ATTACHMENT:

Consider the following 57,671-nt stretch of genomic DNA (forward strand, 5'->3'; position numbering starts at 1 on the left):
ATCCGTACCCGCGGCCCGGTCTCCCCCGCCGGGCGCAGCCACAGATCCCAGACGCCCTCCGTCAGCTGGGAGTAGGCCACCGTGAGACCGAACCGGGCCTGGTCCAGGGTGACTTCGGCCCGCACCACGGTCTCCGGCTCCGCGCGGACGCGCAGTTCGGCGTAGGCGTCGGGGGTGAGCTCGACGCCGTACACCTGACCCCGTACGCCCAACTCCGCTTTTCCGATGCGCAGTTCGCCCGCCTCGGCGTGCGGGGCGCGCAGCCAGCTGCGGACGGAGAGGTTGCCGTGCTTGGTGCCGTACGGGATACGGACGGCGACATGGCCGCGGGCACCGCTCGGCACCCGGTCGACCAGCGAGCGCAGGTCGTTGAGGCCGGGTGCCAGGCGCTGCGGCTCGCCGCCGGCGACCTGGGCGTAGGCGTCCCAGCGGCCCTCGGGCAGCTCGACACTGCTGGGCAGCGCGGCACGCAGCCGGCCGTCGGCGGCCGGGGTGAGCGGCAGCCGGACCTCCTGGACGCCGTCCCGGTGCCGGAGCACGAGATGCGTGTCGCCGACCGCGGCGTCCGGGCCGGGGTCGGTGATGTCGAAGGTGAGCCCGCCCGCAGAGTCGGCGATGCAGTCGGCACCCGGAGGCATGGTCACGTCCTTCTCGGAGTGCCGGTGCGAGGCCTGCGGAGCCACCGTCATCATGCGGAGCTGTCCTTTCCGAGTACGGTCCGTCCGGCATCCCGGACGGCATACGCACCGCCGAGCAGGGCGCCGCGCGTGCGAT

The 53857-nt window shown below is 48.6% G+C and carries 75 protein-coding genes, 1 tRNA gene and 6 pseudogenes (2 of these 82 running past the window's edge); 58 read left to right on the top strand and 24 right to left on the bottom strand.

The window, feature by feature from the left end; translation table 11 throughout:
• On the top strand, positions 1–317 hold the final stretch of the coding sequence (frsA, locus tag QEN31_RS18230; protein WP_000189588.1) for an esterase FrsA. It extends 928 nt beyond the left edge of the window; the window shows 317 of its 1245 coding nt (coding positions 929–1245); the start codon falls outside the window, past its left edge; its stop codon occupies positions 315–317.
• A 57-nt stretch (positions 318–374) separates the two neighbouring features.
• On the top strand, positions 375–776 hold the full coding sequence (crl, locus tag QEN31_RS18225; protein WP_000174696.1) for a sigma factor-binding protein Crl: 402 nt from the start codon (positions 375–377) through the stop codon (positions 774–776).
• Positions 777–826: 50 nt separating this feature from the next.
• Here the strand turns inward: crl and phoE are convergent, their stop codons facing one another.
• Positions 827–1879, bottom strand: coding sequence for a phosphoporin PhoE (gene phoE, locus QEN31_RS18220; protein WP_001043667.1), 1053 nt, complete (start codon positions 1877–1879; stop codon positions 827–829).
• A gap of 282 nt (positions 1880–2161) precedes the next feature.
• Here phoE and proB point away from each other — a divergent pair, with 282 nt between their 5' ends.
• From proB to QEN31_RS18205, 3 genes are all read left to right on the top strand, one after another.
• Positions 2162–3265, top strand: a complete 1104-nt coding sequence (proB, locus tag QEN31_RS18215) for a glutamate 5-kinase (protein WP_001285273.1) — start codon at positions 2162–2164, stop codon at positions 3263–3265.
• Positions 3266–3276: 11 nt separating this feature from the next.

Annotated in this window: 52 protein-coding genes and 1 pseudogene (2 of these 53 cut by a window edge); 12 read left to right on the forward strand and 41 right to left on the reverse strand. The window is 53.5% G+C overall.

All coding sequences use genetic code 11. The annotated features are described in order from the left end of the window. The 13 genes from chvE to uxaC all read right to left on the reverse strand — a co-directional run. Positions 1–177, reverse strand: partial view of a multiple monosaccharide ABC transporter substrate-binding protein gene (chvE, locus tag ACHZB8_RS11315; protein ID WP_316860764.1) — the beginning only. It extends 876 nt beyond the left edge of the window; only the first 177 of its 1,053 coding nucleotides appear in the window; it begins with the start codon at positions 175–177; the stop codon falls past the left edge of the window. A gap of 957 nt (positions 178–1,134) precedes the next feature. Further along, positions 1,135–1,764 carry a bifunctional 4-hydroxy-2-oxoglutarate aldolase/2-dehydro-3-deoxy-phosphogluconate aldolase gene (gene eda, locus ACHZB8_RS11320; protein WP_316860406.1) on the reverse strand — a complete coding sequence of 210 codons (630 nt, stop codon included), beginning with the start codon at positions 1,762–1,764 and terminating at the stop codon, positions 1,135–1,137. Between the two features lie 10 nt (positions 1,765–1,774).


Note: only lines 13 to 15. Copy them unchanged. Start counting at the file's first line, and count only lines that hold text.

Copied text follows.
• From proB to QEN31_RS18205, 3 genes are all read left to right on the top strand, one after another.
• Positions 2162–3265, top strand: a complete 1104-nt coding sequence (proB, locus tag QEN31_RS18215) for a glutamate 5-kinase (protein WP_001285273.1) — start codon at positions 2162–2164, stop codon at positions 3263–3265.
• Positions 3266–3276: 11 nt separating this feature from the next.